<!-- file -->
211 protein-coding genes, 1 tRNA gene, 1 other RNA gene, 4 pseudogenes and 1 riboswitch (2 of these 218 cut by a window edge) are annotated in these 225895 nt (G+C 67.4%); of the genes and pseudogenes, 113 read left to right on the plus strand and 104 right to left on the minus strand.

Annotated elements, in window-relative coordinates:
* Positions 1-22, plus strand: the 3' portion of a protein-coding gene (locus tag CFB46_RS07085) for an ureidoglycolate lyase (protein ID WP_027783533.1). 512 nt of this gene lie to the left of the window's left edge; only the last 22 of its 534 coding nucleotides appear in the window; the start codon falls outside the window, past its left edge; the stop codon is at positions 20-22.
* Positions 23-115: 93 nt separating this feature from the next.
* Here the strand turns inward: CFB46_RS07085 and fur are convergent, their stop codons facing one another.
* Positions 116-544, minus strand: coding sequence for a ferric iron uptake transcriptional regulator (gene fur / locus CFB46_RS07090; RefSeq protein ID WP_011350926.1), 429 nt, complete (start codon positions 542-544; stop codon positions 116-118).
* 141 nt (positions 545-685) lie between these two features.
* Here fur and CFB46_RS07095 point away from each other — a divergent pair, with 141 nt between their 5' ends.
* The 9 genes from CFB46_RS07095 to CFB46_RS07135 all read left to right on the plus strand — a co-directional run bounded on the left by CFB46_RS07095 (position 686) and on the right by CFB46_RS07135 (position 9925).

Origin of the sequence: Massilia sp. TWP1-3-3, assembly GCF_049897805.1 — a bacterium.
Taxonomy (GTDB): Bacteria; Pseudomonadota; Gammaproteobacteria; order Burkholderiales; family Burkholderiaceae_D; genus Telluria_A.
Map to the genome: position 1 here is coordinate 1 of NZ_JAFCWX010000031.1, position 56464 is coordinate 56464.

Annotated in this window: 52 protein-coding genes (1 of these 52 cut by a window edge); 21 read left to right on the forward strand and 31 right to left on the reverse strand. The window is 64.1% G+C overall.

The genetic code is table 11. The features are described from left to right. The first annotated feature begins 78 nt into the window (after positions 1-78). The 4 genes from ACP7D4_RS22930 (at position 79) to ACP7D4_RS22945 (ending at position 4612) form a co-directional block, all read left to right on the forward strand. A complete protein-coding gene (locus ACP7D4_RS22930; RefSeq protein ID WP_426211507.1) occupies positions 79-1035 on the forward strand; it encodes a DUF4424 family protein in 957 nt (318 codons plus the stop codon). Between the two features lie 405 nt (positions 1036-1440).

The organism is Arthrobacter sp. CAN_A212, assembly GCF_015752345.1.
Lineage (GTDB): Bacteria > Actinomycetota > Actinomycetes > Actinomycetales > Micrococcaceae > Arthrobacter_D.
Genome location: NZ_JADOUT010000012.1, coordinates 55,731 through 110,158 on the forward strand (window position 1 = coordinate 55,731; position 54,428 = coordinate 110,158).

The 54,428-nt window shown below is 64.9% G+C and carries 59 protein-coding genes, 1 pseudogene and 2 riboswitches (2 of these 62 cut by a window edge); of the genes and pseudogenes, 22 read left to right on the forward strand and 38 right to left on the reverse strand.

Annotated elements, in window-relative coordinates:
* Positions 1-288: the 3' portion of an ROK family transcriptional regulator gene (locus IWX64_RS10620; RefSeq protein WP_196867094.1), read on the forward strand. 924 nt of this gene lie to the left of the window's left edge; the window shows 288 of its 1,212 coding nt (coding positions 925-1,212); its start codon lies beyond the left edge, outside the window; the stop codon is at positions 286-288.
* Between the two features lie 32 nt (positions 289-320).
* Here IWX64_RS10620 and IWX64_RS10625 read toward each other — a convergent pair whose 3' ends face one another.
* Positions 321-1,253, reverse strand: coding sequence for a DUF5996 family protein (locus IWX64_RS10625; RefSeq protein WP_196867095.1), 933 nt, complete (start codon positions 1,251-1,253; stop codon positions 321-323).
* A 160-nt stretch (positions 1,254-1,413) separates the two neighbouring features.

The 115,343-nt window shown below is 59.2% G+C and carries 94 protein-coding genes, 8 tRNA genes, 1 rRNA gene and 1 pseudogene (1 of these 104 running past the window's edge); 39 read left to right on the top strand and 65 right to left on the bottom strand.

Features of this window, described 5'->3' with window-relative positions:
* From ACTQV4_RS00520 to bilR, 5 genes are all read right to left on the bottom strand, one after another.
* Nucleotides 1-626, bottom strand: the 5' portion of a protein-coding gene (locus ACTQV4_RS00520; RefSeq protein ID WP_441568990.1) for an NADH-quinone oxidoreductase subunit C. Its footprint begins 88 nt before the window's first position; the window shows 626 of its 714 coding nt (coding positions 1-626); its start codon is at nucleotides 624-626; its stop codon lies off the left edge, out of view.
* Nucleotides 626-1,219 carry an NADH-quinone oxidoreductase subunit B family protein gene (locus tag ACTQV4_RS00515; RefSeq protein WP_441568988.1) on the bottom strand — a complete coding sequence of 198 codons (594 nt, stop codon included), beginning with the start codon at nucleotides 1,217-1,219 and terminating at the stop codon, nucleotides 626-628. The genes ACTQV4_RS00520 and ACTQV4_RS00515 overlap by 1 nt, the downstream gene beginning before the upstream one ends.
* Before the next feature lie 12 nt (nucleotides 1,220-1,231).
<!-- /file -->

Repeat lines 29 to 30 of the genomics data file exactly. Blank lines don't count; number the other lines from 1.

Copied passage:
* Nucleotides 626-1,219 carry an NADH-quinone oxidoreductase subunit B family protein gene (locus tag ACTQV4_RS00515; RefSeq protein WP_441568988.1) on the bottom strand — a complete coding sequence of 198 codons (594 nt, stop codon included), beginning with the start codon at nucleotides 1,217-1,219 and terminating at the stop codon, nucleotides 626-628. The genes ACTQV4_RS00520 and ACTQV4_RS00515 overlap by 1 nt, the downstream gene beginning before the upstream one ends.
* Before the next feature lie 12 nt (nucleotides 1,220-1,231).